Wrongly executed? Director hopes film prompts Biden to curb death penalty
Director Patrick Forbes
Director Patrick Forbes hopes his new documentary "The Phantom" could be the spark prompting President Joe Biden to act against the death penalty thanks to its powerful message: "An innocent man was executed."
The movie, set for a July 2 release, takes a detailed look at the murder of Wanda Lopez, who was stabbed to death one night in February 1983 while working as a cashier in a Corpus Christi, Texas service station.
Just before she died, the young woman had called police to describe a suspect.
The documentary, a reconstitution of the crime in minute and chilling detail, opens with a recording of Lopez's last words: "You want it? I'll give it to you. I'll give it to you. I'm not going to do nothing to you. Please!"
The police, who arrived too late to save Lopez, took off in pursuit of a man who witnesses had seen fleeing on foot. Forty minutes later they arrested Carlos DeLuna, a 20-year-old with a long criminal record. He was hiding under a car.
Feeling certain they had found Lopez's killer, investigators ended the hunt, even as DeLuna vociferously insisted on his innocence. No trace of blood was found on him.
During his trial, DeLuna said he had fled out of fear of being blamed, and said he, in fact, knew the guilty party: a certain Carlos Hernandez whom he had met in prison.
But when shown photos of men by that name, DeLuna was unable to identify Carlos Hernandez. Certain lies he told during the trial further undercut his credibility.
The prosecutor insisted that "Carlos Hernandez" was a figment of DeLuna's imagination -- a "phantom." He was convicted and subsequently sentenced to death.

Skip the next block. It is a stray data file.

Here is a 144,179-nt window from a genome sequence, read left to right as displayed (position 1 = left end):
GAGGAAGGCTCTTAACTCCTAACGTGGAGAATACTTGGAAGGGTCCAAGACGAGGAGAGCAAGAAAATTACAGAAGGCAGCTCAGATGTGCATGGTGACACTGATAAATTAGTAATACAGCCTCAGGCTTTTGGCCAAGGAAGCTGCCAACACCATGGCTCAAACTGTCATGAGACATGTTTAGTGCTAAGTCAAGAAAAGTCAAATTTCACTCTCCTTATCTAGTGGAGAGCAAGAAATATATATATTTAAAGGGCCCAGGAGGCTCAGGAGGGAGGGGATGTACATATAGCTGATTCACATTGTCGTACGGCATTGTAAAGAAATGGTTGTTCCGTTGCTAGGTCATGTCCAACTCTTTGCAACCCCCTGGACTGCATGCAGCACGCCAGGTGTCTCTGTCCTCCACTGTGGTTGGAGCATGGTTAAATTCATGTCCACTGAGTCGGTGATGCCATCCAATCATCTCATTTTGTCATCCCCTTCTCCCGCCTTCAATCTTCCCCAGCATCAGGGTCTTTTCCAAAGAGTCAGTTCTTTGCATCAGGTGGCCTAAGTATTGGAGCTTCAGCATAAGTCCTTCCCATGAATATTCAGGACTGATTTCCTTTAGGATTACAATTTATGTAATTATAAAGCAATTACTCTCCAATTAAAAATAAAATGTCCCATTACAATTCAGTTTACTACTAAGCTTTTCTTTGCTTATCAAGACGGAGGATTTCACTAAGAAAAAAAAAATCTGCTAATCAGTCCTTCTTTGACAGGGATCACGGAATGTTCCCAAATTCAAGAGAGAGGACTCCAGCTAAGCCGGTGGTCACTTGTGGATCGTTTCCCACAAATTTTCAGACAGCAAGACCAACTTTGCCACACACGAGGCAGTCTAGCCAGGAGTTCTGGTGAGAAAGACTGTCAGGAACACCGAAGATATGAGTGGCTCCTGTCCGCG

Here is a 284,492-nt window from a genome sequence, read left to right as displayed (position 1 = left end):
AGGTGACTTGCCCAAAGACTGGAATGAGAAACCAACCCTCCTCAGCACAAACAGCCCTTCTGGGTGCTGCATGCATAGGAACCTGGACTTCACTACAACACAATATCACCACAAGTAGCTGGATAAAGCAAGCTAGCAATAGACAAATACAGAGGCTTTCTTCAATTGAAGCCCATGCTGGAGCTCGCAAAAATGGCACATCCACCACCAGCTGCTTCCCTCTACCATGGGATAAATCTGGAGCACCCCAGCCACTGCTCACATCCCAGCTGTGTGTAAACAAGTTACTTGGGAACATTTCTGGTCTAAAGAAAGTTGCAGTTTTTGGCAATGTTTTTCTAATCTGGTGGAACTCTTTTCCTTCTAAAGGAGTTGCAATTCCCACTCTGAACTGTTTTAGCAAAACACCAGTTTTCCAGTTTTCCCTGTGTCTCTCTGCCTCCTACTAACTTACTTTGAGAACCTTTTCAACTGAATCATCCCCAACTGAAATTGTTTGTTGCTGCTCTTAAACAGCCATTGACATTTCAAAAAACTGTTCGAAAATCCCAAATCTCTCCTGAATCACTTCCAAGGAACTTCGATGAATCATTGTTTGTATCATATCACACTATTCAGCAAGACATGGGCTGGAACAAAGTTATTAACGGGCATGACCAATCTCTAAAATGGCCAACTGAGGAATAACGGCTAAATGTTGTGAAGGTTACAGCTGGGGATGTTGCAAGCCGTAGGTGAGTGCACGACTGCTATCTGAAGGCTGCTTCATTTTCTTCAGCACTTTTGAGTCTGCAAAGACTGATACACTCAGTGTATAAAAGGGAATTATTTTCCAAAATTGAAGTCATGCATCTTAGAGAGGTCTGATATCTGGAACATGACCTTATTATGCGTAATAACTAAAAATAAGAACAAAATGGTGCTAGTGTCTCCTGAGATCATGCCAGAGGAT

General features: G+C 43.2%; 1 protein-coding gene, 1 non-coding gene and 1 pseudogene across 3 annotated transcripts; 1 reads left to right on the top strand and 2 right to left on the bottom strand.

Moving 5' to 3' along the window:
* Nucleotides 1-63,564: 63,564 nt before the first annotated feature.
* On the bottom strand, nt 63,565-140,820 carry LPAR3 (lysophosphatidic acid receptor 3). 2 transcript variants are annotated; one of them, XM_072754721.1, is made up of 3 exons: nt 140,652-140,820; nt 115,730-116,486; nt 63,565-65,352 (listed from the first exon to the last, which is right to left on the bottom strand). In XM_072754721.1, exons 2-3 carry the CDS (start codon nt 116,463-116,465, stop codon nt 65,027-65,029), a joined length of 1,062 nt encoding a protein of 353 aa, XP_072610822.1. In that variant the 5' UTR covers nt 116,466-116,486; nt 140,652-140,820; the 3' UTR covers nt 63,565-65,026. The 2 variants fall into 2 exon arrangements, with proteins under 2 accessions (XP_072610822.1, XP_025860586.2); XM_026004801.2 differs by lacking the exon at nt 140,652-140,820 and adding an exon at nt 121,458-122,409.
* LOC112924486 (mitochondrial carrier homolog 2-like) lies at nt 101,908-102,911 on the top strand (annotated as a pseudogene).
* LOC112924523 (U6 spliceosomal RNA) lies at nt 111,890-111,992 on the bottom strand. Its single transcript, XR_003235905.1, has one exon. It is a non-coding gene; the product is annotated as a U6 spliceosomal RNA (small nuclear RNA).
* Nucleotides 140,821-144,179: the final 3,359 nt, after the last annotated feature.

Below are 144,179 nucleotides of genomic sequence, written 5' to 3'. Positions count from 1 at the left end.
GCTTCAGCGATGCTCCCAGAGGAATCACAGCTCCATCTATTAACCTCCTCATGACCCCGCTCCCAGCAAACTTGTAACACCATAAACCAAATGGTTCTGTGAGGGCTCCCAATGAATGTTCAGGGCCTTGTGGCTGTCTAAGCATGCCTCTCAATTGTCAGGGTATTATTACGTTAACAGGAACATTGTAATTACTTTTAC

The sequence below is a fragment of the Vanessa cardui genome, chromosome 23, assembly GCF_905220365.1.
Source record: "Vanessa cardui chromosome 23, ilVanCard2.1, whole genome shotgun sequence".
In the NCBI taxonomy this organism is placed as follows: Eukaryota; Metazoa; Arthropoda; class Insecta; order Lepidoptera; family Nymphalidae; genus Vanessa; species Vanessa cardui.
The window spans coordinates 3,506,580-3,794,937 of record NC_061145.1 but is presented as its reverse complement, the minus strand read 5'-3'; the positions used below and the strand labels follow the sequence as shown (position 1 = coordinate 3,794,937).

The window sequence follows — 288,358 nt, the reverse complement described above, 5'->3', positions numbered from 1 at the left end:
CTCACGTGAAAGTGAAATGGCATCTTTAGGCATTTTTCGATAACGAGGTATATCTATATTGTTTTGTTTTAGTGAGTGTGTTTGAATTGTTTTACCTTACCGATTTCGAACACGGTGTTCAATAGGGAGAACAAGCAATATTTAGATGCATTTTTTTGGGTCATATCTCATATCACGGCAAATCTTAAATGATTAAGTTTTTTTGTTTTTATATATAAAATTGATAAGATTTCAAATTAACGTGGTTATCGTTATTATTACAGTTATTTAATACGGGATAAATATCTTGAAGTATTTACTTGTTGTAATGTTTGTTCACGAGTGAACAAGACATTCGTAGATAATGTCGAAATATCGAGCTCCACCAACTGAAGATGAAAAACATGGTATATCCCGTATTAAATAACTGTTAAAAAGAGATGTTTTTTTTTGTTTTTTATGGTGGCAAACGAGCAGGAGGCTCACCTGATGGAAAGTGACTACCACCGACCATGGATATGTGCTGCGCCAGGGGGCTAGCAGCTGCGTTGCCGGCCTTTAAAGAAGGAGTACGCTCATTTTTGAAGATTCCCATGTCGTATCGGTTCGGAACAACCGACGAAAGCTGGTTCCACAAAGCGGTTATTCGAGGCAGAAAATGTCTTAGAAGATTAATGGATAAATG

After all his appeals failed, DeLuna was executed in 1989.
Only afterward did the "truth slowly sort of trickle out," director Forbes, who in 2011 made "True Stories: WikiLeaks -- Secrets and Lies," told AFP.
In 2004, Columbia University law professor James Liebman, intrigued by the case, launched an investigation of his own with the help of his law students and a private detective.
They quickly determined that Carlos Hernandez most definitely was a real person. He had died in prison in 1999 while serving a sentence for attacking a woman with a knife -- one of several times he had been arrested while carrying a knife. And he bore an uncanny resemblance to DeLuna.
In 2012, Liebman and his students published an extraordinarily long and detailed article in a respected law journal titled "Los Tocayos Carlos: An Anatomy of a Wrongful Execution." It provided the basis for Forbes' film.
Forbes insists, however, that he began his project without any preconceived opinion of the case.
"This movie would be fatally flawed, if it was purely, you know, an advert for the death penalty campaign," he said.
He methodically tracked down key figures in the case -- not only police, prosecutors, lawyers and witnesses but also some of the women who were victims of Hernandez's violence and who, years later, still feel traumatized by it.
One of them told Forbes that Hernandez had bragged to her about killing Wanda Lopez and getting away with it thanks to his "tocayo," a Spanish word for someone with the same name.
Forbes now feels he has a firm grip on the truth of the sordid case: "It's a horrible one, but it's a very human one. You know, people make mistakes," he said.
"The thing about this case," Forbes added, "is, every mistake that could have been made, was made."
He places much of the blame on a legal system that fails to provide equal protection to the poor and minorities.
"The perpetrator of this crime is a poor Hispanic man, the innocent guy who is executed is a poor Hispanic man, none of them were going to be given a fair crack of the whip."
Forbes hopes his film will not only help, belatedly, to clear DeLuna's name but also lead to wider change.
That's why he agreed to let "The Phantom" be used in support of a petition demanding that Biden commute the death sentences of anyone in federal penitentiaries.
During last year's Democratic presidential primary campaign, Biden said he opposed the death penalty. But since taking office he has yet to match words with action.
Instead, his Justice Department recently argued for the death penalty for one of the two men behind the 2013 Boston Marathon bombing.
Forbes hopes new attention to the DeLuna case will nudge Biden to act.
"Wouldn't it be fantastic," he asked, if his movie "actually resulted in some concrete change?"